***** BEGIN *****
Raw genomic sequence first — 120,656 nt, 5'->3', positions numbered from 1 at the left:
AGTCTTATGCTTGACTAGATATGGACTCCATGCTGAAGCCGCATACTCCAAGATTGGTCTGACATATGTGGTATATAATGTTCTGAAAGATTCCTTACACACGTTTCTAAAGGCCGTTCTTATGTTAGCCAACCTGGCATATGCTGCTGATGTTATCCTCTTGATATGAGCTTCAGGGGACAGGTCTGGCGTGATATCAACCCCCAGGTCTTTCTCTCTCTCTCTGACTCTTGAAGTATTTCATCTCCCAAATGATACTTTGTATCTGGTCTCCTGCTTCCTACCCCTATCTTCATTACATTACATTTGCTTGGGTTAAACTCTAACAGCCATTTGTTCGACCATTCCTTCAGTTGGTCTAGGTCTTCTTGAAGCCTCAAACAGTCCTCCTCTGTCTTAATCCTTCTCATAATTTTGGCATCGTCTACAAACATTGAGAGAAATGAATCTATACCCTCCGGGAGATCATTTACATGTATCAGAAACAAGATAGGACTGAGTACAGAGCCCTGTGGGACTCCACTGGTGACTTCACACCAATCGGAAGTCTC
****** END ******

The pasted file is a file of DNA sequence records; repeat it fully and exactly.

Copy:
Raw genomic sequence first — 120,656 nt, 5'->3', positions numbered from 1 at the left:
AGTCTTATGCTTGACTAGATATGGACTCCATGCTGAAGCCGCATACTCCAAGATTGGTCTGACATATGTGGTATATAATGTTCTGAAAGATTCCTTACACACGTTTCTAAAGGCCGTTCTTATGTTAGCCAACCTGGCATATGCTGCTGATGTTATCCTCTTGATATGAGCTTCAGGGGACAGGTCTGGCGTGATATCAACCCCCAGGTCTTTCTCTCTCTCTCTGACTCTTGAAGTATTTCATCTCCCAAATGATACTTTGTATCTGGTCTCCTGCTTCCTACCCCTATCTTCATTACATTACATTTGCTTGGGTTAAACTCTAACAGCCATTTGTTCGACCATTCCTTCAGTTGGTCTAGGTCTTCTTGAAGCCTCAAACAGTCCTCCTCTGTCTTAATCCTTCTCATAATTTTGGCATCGTCTACAAACATTGAGAGAAATGAATCTATACCCTCCGGGAGATCATTTACATGTATCAGAAACAAGATAGGACTGAGTACAGAGCCCTGTGGGACTCCACTGGTGACTTCACACCAATCGGAAGTCTC